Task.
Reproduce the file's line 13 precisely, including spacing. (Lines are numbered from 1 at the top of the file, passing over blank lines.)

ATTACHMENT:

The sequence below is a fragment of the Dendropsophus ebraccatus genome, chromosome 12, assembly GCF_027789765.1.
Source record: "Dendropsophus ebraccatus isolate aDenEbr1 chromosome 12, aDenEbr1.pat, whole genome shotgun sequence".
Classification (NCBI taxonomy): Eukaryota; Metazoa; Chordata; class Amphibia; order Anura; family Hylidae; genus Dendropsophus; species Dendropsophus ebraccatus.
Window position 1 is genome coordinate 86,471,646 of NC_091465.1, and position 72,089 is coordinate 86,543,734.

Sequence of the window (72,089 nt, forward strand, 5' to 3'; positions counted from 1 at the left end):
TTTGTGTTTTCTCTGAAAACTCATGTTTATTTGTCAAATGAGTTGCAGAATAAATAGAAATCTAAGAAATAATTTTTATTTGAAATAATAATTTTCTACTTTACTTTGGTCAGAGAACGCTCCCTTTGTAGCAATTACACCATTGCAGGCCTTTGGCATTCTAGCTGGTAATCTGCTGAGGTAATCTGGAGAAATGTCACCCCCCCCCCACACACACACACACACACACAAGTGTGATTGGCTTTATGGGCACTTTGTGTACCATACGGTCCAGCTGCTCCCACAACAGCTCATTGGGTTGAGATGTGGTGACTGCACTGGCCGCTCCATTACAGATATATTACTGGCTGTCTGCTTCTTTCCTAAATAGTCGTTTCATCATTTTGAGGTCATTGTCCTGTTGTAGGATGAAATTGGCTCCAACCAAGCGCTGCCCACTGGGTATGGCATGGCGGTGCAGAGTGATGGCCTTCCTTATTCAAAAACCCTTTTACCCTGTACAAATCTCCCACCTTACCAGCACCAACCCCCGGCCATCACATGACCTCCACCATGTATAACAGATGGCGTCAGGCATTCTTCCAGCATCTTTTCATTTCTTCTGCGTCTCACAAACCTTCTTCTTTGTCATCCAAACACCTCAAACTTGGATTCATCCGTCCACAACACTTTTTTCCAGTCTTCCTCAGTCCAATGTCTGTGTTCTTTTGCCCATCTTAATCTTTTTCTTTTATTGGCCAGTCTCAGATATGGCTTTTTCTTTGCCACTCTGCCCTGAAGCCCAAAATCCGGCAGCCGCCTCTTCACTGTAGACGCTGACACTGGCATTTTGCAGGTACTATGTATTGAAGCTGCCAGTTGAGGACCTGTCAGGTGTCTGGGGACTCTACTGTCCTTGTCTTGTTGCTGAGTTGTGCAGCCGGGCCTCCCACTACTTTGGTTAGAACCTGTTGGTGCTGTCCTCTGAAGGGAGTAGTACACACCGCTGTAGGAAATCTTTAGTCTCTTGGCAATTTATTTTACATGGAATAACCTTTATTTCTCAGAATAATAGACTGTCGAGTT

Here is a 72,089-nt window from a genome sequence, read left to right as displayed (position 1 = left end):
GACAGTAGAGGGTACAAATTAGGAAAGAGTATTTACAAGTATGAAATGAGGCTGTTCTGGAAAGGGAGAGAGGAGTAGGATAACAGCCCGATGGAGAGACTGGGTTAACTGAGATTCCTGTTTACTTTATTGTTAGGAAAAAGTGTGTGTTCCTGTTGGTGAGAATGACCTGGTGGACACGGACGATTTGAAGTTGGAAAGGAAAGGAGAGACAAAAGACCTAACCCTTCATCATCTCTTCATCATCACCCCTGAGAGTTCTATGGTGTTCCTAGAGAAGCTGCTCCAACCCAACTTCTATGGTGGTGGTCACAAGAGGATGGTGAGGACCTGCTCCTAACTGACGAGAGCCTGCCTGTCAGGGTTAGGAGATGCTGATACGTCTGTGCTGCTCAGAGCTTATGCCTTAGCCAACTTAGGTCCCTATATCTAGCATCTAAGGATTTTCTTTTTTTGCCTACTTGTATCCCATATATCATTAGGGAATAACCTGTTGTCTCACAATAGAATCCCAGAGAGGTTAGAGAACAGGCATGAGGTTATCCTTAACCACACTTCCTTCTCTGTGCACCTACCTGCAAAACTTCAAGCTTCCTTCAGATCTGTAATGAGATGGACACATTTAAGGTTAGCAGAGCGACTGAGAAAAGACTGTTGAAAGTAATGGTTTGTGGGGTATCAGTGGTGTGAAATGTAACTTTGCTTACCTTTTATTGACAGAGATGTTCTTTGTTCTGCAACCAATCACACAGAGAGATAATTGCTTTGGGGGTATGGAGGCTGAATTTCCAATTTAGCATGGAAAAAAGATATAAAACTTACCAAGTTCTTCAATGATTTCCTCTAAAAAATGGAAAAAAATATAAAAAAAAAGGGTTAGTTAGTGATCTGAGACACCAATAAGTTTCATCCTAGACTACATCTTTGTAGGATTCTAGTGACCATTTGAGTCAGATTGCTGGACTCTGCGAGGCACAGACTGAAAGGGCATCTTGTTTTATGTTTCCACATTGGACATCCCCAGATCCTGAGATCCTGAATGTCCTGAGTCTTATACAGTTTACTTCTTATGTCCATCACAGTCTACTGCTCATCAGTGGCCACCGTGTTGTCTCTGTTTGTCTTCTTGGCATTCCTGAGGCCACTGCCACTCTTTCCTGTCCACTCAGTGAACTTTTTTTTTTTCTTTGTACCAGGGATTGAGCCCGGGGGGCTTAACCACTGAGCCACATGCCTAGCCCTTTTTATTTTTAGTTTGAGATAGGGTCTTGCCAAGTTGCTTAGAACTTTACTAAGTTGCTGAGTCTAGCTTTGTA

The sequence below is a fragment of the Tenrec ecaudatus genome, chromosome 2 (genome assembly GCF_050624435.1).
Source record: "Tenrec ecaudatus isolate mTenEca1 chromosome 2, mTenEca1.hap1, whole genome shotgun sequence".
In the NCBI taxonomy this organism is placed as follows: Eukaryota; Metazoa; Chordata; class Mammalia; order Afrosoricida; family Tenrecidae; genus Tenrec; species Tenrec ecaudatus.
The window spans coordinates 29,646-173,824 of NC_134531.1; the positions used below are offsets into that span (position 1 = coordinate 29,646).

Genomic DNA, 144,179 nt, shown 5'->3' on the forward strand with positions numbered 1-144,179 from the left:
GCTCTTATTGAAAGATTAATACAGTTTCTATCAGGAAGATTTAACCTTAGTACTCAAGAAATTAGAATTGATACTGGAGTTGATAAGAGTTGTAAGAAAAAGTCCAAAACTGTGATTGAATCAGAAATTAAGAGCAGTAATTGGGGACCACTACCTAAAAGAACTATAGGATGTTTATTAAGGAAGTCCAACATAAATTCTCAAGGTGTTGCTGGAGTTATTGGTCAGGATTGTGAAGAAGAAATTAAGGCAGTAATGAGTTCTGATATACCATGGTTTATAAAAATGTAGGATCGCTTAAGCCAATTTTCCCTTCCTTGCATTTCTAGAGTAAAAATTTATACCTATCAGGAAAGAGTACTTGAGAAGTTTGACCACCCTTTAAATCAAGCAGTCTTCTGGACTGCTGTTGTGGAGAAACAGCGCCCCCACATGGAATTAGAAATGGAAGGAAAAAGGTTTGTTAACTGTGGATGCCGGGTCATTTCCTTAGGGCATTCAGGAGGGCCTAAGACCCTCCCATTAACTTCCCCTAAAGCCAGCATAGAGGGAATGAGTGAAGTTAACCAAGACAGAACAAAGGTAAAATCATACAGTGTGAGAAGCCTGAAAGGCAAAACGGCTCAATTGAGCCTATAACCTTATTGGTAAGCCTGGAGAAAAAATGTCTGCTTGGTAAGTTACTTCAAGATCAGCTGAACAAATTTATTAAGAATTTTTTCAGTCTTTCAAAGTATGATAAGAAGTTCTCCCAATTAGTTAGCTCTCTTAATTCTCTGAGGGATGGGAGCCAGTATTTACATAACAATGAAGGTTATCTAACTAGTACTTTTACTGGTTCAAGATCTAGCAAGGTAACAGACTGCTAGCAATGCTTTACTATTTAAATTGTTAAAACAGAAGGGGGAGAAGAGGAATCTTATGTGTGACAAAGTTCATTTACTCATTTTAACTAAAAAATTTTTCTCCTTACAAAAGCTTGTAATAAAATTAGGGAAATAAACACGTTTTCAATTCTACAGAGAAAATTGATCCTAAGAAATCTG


Genomic DNA, 144,179 nt, shown 5'->3' on the forward strand with positions numbered 1-144,179 from the left: